Well, there's better news.
The induction ceremony will be in Cleveland every other year beginning in 2018.
In an interview with Den of Geek, CEO Joel Peresman casually broke the news while making an interesting comment on why that setup is now possible. Namely, that it's an incredibly expensive venture and a huge fundraising event for the Rock Hall and Northeast Ohio, at least in the near past, wouldn't have been able to provide the sort of financial backing needed.
I’m from Brooklyn, so this is not a complaint, but why do you host the ceremony in Brooklyn when the hall is actually based in Cleveland?The Rock Hall offered a prepared statement from President and Chief Executive Officer Greg Harris.
Part of it is historical, the foundation started well before there was a museum in Cleveland. They started doing these shows at the Waldorf Astoria, 31 years ago, before there was an idea of where a museum should be.
Part of it has to do with raising money. One of the things we do, like most foundations, especially ones connected to a cultural institution like the Rock and Roll Hall of Fame, is to raise money. To raise money in New York, as Willie Sutton said when people asked him why he robbed banks, that’s where the money is. In the early days, all the record companies were very supportive of the Rock and Roll Hall of Fame and they were the ones who were buying tickets and buying tables to raise money that goes into the foundation that we, in turn, use to fund projects at the museum, whether it’s educational programs or exhibits.
We’re just about to begin a major redesign of the museum to upgrade the visitor experience over the next two or three years. We’re funding that to the tune of millions of dollars that we’ve raised.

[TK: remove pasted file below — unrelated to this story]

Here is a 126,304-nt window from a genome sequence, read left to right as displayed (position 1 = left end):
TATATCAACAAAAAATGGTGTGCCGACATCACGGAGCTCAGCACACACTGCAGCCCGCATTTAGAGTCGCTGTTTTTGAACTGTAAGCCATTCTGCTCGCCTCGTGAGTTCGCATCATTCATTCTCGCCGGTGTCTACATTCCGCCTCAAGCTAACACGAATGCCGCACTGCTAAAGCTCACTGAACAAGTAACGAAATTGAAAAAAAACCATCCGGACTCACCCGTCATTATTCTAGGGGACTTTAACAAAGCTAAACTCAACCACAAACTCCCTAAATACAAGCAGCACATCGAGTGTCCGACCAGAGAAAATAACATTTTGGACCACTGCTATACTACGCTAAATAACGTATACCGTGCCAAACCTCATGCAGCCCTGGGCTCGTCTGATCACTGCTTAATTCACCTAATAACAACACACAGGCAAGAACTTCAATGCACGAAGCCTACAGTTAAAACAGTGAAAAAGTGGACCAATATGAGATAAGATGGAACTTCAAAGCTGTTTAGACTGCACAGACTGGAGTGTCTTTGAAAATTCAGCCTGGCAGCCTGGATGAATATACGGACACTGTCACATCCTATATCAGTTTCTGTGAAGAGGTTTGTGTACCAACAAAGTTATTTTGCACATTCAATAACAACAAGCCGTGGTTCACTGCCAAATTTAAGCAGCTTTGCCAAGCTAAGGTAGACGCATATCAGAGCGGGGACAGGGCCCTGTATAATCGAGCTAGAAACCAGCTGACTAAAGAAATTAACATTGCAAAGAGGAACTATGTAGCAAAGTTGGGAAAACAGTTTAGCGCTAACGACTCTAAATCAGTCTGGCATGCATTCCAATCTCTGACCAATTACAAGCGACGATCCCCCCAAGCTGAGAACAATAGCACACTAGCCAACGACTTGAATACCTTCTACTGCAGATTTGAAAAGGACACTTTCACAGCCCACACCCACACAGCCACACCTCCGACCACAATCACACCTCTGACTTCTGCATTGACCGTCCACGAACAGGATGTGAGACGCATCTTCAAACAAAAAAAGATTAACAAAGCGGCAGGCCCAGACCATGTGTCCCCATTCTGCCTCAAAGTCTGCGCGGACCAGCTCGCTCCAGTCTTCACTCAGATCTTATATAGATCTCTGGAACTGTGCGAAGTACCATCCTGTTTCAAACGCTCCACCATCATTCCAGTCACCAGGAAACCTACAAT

One of the other things, in Cleveland, they really just came around in the past few years to being able to afford to do the fundraising they need to do for an event of this size. We’ve done it in Cleveland a few times. We’ll be back in Brooklyn next year. After that, we’ll flip every other year between New York and Cleveland.
"This is a direct result of the momentum of the Rock Hall, the success of the ceremonies here and the support from the greater Cleveland community," says Harris. "Induction Week in Cleveland is a proven winner. The 2009 Inductions were the first time the event was open to the public, 2012 was the first time it was broadcast on HBO and 2015 brought Paul McCartney, Ringo Starr, Stevie Wonder, Green Day, Joan Jett and Miley Cyrus to the same stage. That has a direct impact on the Community in terms of economic impact for the region and growth of the Museum. Our mission to engage, teach and inspire fans and artists through the power of rock and roll has generated hard, tangible results and those results and confidence of the community has led to our commitment to bring the Inductions to Cleveland every other year. We’ll share more information as 2018 draws closer."
David Gilbert, President & CEO of the Greater Cleveland Sports Commission and Destination Cleveland, was equally ecstatic about the announcement, even though it'll undoubtedly prove challenging to raise the funds to cover production expenditures.
"Increasing the frequency to host the Rock and Roll Hall of Fame Induction Ceremony is extremely beneficial because the event means more to this city than just a one star-studded evening of red carpets and live musical performances," he says. "The Inductions are a unique, one-of-a-kind event that creates a weeklong opportunity to showcase Cleveland as an incredible rock and roll destination, generate incremental business for the tourism and hospitality industry and, most importantly, show tens of thousands of visitors that Cleveland is one of the most welcoming cities in the world. As we have done in the past, Destination Cleveland will absolutely continue to support the event."